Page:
Behavioral Banking: A Theory of the Banking Firm with Time-Inconsistent Depositors
Time-consistent savers require compensation for holding savings accounts that are illiquid rather than liquid. In equilibrium, banks subject to reserve requirements for liquidity management are keen to offer that compensation. Yet the presence of time-inconsistent agents, who value illiquidity as a commitment device to discipline their future selves, reshuffles the deck. Our model determines the equilibrium liquidity premium––the interest spread between illiquid and liquid deposits––offered by a bank to a pool comprising known proportions of time-consistent and time-inconsistent savers, under the assumption that individual time consistency or inconsistency is private information. We characterize pooling and separating equilibria, and uncover two asymmetric externalities: time-inconsistent agents obtain a higher premium than they would request ex ante for holding illiquid accounts, while time-inconsistent agents make it harder for their time-consistent counterparts to get illiquid accounts. We also deliver insights on reserve requirements for banking regulation.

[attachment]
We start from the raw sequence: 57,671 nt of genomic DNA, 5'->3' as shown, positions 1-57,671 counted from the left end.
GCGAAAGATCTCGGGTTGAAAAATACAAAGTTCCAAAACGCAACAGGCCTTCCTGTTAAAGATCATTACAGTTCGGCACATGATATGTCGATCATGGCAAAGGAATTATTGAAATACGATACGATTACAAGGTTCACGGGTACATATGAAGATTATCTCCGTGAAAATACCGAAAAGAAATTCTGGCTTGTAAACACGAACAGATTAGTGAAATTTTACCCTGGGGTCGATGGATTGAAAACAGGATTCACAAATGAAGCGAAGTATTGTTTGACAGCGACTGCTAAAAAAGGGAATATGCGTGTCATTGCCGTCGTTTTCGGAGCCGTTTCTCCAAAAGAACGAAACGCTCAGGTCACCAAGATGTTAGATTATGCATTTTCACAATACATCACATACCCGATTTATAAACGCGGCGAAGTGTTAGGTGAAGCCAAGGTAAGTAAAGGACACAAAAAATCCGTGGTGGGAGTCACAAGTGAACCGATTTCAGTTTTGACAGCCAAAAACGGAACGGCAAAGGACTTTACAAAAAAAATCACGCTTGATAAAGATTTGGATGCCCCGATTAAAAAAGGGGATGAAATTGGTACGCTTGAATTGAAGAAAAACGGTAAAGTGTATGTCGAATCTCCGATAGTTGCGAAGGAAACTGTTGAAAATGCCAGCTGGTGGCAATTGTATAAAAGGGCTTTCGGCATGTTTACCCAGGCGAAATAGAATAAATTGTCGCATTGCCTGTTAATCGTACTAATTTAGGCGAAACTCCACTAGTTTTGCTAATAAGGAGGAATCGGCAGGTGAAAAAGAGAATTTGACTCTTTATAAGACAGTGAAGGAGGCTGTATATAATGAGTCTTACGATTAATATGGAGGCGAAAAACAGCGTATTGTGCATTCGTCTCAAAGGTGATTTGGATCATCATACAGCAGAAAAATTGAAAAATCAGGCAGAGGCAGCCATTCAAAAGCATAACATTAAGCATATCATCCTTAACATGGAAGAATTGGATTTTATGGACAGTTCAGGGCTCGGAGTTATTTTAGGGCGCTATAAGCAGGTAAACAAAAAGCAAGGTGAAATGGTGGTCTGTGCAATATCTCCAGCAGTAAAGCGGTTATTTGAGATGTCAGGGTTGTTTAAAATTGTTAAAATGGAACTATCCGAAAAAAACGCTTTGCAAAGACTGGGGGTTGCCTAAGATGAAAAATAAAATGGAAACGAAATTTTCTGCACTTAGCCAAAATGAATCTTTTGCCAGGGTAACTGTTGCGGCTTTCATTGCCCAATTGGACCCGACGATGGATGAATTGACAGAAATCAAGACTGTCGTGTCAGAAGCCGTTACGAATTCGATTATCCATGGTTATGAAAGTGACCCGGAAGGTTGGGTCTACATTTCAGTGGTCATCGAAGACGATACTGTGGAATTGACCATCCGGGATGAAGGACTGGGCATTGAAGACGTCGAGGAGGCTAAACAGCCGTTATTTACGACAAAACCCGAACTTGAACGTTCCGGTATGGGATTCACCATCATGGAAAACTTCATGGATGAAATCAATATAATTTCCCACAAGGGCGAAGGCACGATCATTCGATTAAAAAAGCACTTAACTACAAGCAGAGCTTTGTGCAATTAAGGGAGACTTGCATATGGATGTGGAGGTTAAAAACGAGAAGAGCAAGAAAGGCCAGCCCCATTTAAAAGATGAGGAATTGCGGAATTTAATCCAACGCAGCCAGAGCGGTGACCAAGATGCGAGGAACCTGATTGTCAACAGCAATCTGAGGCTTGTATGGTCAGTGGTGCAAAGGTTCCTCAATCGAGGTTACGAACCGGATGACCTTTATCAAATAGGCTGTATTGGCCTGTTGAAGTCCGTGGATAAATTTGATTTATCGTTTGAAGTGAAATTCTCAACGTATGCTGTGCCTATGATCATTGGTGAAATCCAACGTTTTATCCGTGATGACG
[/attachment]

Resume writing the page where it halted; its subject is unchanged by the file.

|Date of creation:||26 Oct 2017|
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